If you’re one of those people who thinks beige is the planet’s most boring color, we at ICI Homes are here to convince you otherwise.
Any color can be boring if it’s overused, underutilized, or the tired default choice because “it goes with everything.” But there’s much more to beige than the color most of us don’t even notice because it’s so common.
Read on for some fresh ideas on how to use this versatile, timeless color.
Beige is more than one color
The easiest way to understand this is to visit a paint store. Or, the paint department of a home improvement warehouse. You may not find a swatch named “Beige,” but you will find hundreds of swatches in that neutral-color domain.
So many, in fact, that you might instantly get where we’re coming from!
Beige can be the background or accent
Once you realize beige’s wide color spectrum, you might zero in on shades that appeal to you.
Beige as a background, grounds your space. It’s a warm or cool canvas to build upon. It also harmonizes with many colors, which provides multiple options for color contrasts and pairings.
A soft shade of beige and a clear blue is as classic as stark white and navy, yet a bit rounder and warmer.
You also can use beige as a accent. Perhaps your living-area walls are a light vanilla. You’d like to group some artwork or antique porcelean plates against one wall. A deeper cinnamon-French Vanilla beige might be just the specialness you need.
Multiple shades of beige add richness and depth
Warming up to the idea of using beige in your new custom Florida home?
A single shade may be perfect, especially if you like the neutral calm that beige can provide. As suggested above, furniture, artwork and decorative accessories can shine against a beige background.
If you’d like to retain that, yet add more color interest, consider using multiple lighter or darker hues of your background beige as accent colors.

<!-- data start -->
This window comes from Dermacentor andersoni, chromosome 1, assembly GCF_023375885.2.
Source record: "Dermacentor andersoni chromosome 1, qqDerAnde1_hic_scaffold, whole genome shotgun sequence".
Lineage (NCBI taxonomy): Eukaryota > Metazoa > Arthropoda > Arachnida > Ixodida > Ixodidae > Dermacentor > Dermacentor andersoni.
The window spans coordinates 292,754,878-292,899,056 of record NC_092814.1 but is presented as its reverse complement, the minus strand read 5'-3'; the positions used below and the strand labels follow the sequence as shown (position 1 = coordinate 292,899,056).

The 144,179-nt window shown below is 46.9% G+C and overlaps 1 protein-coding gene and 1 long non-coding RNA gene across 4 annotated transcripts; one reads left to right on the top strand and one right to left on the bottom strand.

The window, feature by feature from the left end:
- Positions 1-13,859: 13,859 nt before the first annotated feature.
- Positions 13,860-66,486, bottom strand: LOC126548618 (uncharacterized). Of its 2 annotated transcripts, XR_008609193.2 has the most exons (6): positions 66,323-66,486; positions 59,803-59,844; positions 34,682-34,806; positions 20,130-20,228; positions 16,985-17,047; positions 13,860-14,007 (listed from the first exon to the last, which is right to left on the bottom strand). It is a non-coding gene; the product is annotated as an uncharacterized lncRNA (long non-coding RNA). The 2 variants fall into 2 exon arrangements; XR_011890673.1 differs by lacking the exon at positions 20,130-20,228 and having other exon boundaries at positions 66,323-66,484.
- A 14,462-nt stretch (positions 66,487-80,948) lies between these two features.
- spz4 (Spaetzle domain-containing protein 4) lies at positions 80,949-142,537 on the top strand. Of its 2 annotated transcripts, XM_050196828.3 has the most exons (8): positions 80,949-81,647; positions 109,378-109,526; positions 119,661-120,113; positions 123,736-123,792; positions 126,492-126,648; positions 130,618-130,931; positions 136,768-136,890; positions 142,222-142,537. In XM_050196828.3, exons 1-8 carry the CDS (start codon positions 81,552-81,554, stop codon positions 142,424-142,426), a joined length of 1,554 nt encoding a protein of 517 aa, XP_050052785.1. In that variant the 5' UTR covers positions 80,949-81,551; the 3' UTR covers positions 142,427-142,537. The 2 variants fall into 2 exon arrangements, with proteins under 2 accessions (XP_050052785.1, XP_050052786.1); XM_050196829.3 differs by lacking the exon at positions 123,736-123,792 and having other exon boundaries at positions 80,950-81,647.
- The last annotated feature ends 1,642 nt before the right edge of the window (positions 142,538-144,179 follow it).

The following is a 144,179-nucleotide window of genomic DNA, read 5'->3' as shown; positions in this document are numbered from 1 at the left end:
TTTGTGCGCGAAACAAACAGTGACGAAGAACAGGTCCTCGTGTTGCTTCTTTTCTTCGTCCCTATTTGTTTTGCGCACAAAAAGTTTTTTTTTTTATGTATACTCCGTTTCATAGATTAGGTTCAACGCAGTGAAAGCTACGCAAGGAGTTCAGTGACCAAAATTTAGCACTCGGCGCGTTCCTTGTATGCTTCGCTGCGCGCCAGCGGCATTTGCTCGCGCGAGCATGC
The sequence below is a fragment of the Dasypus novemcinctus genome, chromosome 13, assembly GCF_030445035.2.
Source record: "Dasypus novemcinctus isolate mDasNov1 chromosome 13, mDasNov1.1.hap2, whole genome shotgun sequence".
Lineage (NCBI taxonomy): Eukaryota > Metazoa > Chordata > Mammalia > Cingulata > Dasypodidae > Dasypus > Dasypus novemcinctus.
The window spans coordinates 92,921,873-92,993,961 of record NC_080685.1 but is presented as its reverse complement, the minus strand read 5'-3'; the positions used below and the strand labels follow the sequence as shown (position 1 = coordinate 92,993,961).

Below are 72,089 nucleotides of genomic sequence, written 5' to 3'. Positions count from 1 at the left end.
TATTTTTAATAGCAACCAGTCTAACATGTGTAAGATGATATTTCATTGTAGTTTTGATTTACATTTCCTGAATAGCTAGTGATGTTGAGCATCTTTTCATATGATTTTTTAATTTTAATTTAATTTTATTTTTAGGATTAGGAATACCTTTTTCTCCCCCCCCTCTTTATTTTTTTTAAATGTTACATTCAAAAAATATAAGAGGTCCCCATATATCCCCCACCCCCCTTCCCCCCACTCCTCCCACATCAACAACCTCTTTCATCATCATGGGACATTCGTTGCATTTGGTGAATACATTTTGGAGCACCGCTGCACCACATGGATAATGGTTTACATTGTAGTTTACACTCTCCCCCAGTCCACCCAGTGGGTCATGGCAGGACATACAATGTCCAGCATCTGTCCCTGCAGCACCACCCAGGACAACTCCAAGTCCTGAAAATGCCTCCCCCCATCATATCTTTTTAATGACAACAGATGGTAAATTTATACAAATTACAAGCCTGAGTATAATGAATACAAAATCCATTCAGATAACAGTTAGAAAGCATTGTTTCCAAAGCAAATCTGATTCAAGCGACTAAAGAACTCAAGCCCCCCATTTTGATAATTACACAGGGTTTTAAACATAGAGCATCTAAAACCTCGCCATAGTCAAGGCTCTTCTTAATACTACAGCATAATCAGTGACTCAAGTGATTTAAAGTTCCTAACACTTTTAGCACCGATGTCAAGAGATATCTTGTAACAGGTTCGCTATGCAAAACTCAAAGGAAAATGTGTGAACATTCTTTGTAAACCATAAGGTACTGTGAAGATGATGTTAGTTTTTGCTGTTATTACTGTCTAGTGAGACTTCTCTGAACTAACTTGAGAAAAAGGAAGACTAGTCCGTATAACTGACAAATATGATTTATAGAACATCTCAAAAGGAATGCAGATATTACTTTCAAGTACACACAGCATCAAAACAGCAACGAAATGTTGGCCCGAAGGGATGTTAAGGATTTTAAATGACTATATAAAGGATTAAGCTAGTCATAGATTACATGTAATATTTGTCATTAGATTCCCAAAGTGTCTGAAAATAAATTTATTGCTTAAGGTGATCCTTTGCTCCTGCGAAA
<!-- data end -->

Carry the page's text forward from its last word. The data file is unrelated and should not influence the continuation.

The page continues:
Paint one wall a few shades lighter or darker behind, say, the padded headboard of a bed. If you have trim in your new home, paint it a different color of beige than what’s on the walls.
Don’t be afraid to stop at one accent! How about vertical stripes? Layering beige in a texturally rich way, beginning with your flooring color, wall color and ceiling color?
Furnishings can contribute, too. Undyed linen curtains or almond-suede sofas enrich the look, as does painted furniture of any beige hue.
Add contrasting colors and materials — fluffy pillows, or sleek brass or rough wrought-iron lighting fixtures — and you’ll have a more interesting interior landscape than one simply painted, “Beige.”
Choose high-quality materials
Working with a classic, timeless color that screams “NEUTRAL” also means more attention to its raw materials.
In the same way that premium olive oil tastes cleaner and purer than lesser-quality blends, a top-notch paint, fabric, tile or wood floor will be distinguishable too.
In paint, the finishes — typically satin, semi-gloss and gloss — make a difference. Each one determines how sleek or muted the color appears on your walls.
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